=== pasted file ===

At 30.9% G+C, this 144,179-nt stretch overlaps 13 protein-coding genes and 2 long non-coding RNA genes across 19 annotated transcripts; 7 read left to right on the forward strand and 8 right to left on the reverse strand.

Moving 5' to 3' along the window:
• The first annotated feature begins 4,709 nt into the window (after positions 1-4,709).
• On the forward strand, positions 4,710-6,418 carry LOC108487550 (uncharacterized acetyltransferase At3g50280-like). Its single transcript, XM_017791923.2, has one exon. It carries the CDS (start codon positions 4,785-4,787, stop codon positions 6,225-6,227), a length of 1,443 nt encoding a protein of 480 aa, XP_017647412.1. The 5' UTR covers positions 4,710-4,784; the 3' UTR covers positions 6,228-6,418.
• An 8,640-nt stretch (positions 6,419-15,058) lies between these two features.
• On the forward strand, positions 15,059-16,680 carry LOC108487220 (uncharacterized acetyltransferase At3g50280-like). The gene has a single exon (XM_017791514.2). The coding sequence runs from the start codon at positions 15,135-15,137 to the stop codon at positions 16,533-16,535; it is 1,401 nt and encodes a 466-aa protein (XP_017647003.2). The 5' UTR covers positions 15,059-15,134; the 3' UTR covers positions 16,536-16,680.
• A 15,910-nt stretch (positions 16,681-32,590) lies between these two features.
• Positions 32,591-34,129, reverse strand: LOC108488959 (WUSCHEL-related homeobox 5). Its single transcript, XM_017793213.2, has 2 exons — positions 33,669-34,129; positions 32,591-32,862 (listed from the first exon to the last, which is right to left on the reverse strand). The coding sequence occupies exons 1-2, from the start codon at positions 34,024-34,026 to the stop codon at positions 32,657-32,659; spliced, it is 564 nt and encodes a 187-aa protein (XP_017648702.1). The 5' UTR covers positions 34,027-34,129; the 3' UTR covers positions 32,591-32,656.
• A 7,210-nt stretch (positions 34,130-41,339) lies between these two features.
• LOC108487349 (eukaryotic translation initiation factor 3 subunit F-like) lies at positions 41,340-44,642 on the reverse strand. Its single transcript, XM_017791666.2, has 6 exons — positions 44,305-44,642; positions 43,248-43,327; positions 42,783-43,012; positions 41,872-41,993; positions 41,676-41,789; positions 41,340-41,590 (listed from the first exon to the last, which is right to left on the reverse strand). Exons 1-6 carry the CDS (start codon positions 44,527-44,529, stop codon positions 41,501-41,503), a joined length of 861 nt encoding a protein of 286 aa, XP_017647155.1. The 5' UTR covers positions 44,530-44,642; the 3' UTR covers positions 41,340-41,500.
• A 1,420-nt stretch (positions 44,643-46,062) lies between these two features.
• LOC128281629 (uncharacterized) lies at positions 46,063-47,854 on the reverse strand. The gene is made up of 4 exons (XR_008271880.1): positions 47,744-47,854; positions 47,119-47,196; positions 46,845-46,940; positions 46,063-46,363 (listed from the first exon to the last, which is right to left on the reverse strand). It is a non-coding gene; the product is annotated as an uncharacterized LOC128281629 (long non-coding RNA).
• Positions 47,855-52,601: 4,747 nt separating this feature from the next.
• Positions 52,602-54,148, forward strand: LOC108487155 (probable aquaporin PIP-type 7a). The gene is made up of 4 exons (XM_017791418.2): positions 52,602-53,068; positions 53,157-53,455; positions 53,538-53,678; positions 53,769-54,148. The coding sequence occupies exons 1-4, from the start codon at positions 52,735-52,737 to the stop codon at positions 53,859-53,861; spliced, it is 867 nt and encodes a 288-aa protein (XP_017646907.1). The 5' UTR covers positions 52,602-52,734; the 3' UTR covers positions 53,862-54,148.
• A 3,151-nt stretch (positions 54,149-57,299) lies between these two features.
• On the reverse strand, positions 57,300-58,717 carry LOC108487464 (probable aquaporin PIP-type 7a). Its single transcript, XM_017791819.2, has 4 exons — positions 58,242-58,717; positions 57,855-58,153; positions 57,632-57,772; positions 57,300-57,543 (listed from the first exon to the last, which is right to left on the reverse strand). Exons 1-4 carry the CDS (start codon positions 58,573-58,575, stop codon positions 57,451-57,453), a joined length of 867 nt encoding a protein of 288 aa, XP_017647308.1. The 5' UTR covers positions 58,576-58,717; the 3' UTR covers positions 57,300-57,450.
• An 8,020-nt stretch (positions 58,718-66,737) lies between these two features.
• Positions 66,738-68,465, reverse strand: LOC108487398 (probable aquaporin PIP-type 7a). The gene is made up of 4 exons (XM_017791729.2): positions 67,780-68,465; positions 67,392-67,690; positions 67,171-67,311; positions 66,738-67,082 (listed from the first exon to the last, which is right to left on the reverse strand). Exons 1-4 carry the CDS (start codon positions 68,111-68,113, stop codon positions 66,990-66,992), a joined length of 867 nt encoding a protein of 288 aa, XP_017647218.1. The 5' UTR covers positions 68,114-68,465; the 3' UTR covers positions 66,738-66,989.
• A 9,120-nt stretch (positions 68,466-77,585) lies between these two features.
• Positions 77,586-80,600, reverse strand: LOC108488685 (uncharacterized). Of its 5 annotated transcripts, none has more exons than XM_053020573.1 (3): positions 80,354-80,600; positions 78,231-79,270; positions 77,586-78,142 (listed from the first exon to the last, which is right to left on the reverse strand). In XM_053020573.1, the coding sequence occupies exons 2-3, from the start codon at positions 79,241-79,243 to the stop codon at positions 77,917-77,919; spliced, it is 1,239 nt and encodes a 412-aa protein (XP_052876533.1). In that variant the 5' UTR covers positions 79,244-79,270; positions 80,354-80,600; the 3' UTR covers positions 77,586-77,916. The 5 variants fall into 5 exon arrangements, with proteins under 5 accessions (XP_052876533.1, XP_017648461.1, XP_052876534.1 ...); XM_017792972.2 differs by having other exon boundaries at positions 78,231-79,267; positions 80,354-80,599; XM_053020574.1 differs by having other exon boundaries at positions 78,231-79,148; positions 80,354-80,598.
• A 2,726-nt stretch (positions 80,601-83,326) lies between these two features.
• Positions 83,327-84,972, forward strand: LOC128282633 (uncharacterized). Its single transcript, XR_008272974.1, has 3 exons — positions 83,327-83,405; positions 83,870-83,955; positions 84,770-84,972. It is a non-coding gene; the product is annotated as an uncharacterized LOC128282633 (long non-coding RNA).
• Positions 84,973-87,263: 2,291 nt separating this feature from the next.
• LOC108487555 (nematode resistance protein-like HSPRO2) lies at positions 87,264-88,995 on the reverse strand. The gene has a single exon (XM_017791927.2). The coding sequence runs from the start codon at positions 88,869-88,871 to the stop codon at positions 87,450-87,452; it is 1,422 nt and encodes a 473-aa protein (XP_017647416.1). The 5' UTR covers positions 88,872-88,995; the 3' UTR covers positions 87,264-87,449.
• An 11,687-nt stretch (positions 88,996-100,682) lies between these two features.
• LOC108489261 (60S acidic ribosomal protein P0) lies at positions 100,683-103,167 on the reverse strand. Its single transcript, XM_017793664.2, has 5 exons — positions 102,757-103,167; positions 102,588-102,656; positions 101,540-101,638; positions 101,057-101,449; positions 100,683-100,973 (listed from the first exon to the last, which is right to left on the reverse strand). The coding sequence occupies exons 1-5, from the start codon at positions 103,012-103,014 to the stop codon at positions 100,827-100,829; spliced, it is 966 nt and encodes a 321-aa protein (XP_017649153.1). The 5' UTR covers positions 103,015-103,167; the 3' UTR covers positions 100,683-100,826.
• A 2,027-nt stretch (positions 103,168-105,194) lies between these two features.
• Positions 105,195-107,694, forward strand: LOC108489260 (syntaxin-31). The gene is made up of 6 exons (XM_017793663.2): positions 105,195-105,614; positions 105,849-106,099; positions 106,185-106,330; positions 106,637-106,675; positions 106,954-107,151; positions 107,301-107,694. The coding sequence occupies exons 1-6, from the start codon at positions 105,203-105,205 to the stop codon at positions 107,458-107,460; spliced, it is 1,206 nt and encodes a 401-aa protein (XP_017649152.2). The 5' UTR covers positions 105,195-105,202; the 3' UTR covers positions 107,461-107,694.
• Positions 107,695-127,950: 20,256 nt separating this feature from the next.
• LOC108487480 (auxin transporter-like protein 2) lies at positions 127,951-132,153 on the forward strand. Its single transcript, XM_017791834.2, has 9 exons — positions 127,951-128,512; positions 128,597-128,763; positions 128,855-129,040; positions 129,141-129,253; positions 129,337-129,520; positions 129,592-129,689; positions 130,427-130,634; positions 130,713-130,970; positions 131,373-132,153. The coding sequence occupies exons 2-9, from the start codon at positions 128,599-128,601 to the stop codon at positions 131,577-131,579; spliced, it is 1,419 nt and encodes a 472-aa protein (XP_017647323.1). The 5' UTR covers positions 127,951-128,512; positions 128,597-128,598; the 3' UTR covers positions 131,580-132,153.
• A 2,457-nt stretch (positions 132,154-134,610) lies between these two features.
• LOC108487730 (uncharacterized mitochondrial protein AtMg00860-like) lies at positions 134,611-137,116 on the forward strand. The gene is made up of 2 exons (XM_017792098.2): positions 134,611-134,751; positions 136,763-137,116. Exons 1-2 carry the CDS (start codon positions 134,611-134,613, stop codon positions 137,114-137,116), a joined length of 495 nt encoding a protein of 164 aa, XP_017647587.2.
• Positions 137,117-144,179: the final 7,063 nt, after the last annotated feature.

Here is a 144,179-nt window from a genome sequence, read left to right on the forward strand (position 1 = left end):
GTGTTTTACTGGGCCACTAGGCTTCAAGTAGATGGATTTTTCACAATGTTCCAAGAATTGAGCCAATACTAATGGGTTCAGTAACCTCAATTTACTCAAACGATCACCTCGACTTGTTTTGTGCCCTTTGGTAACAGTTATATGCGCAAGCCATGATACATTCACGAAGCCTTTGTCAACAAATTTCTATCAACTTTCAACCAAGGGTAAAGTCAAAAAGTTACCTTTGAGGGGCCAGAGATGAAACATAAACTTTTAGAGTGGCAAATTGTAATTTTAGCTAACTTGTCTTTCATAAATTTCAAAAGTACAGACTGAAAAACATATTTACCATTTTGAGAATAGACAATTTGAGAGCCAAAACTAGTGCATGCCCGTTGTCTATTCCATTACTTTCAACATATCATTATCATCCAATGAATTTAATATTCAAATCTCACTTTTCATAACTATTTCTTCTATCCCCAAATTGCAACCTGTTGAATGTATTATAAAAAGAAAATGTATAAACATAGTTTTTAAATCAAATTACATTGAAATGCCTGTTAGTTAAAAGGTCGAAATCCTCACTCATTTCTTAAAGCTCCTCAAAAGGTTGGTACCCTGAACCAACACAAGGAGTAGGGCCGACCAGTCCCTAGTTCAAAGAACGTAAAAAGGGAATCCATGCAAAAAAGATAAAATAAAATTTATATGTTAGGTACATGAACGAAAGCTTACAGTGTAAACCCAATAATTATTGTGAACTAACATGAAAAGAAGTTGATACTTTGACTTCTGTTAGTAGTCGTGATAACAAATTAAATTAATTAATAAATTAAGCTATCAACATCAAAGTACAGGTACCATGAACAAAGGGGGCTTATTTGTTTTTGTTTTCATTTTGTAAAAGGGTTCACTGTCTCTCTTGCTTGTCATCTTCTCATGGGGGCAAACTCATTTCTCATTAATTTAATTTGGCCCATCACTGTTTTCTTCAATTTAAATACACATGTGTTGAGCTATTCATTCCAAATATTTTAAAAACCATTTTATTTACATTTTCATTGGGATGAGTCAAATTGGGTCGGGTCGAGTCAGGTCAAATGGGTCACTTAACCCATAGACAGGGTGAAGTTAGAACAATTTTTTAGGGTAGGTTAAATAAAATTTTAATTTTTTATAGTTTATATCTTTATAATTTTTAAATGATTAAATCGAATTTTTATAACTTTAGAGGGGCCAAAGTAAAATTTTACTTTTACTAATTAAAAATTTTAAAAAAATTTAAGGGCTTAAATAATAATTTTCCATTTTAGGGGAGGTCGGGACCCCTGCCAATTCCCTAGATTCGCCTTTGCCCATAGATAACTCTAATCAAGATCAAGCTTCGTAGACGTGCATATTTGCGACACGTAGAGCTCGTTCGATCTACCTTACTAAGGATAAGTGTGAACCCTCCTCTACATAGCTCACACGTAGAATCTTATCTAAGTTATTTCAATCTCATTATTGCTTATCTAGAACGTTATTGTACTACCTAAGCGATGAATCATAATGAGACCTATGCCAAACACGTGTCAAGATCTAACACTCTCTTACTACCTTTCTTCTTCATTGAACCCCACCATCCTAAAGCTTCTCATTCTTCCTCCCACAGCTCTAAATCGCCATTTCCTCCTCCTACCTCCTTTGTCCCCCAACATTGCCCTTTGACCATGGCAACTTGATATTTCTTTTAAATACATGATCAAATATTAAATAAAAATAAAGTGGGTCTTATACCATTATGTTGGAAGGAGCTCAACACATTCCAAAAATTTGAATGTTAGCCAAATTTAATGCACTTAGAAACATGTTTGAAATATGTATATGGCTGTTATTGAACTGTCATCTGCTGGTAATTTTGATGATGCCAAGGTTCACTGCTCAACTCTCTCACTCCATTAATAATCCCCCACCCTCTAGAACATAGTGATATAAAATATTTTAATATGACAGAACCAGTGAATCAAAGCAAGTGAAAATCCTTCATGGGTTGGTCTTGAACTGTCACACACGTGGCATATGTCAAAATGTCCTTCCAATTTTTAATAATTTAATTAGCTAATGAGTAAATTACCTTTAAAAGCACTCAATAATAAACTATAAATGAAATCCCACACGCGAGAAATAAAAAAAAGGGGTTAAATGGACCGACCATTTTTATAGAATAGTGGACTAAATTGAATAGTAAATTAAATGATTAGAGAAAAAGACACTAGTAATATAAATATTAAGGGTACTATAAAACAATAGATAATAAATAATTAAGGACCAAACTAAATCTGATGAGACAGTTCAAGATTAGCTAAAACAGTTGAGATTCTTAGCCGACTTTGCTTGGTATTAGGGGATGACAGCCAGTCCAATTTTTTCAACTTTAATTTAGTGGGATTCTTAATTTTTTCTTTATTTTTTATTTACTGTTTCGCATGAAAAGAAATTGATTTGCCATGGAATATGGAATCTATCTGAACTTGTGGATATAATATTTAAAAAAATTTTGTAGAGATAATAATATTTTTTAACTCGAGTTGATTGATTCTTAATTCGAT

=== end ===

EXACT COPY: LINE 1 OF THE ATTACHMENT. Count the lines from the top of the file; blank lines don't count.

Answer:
At 30.9% G+C, this 144,179-nt stretch overlaps 13 protein-coding genes and 2 long non-coding RNA genes across 19 annotated transcripts; 7 read left to right on the forward strand and 8 right to left on the reverse strand.